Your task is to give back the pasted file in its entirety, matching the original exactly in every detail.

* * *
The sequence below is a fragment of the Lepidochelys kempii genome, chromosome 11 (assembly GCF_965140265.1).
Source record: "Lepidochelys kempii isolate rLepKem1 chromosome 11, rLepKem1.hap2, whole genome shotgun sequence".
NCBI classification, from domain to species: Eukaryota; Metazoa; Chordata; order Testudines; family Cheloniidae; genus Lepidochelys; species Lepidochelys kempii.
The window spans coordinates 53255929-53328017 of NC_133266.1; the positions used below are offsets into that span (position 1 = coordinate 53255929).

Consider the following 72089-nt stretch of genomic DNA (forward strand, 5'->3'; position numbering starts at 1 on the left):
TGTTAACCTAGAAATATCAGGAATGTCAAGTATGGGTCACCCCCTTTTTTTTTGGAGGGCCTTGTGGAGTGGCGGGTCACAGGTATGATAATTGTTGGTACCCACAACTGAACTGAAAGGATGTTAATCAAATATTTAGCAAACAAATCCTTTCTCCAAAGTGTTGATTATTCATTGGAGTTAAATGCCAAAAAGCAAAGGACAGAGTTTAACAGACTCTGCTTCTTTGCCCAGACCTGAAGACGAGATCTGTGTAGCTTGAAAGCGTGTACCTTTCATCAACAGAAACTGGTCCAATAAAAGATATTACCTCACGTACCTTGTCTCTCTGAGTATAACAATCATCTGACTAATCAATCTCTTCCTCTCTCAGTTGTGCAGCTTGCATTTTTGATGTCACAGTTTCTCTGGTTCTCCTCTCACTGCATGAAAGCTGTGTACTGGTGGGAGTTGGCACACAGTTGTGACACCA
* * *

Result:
The sequence below is a fragment of the Lepidochelys kempii genome, chromosome 11 (assembly GCF_965140265.1).
Source record: "Lepidochelys kempii isolate rLepKem1 chromosome 11, rLepKem1.hap2, whole genome shotgun sequence".
NCBI classification, from domain to species: Eukaryota; Metazoa; Chordata; order Testudines; family Cheloniidae; genus Lepidochelys; species Lepidochelys kempii.
The window spans coordinates 53255929-53328017 of NC_133266.1; the positions used below are offsets into that span (position 1 = coordinate 53255929).

Consider the following 72089-nt stretch of genomic DNA (forward strand, 5'->3'; position numbering starts at 1 on the left):
TGTTAACCTAGAAATATCAGGAATGTCAAGTATGGGTCACCCCCTTTTTTTTTGGAGGGCCTTGTGGAGTGGCGGGTCACAGGTATGATAATTGTTGGTACCCACAACTGAACTGAAAGGATGTTAATCAAATATTTAGCAAACAAATCCTTTCTCCAAAGTGTTGATTATTCATTGGAGTTAAATGCCAAAAAGCAAAGGACAGAGTTTAACAGACTCTGCTTCTTTGCCCAGACCTGAAGACGAGATCTGTGTAGCTTGAAAGCGTGTACCTTTCATCAACAGAAACTGGTCCAATAAAAGATATTACCTCACGTACCTTGTCTCTCTGAGTATAACAATCATCTGACTAATCAATCTCTTCCTCTCTCAGTTGTGCAGCTTGCATTTTTGATGTCACAGTTTCTCTGGTTCTCCTCTCACTGCATGAAAGCTGTGTACTGGTGGGAGTTGGCACACAGTTGTGACACCA